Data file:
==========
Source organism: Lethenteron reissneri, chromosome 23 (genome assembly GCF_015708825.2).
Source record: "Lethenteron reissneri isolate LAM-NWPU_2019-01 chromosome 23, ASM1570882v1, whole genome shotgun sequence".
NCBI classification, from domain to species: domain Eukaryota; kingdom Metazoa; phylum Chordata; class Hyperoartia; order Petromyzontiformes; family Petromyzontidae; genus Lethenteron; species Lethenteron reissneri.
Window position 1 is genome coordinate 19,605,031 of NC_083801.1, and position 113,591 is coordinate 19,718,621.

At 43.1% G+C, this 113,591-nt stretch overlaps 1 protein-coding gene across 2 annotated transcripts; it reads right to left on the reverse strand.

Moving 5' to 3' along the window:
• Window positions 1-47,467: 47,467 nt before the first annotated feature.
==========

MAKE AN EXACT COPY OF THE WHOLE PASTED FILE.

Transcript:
Source organism: Lethenteron reissneri, chromosome 23 (genome assembly GCF_015708825.2).
Source record: "Lethenteron reissneri isolate LAM-NWPU_2019-01 chromosome 23, ASM1570882v1, whole genome shotgun sequence".
NCBI classification, from domain to species: domain Eukaryota; kingdom Metazoa; phylum Chordata; class Hyperoartia; order Petromyzontiformes; family Petromyzontidae; genus Lethenteron; species Lethenteron reissneri.
Window position 1 is genome coordinate 19,605,031 of NC_083801.1, and position 113,591 is coordinate 19,718,621.

At 43.1% G+C, this 113,591-nt stretch overlaps 1 protein-coding gene across 2 annotated transcripts; it reads right to left on the reverse strand.

Moving 5' to 3' along the window:
• Window positions 1-47,467: 47,467 nt before the first annotated feature.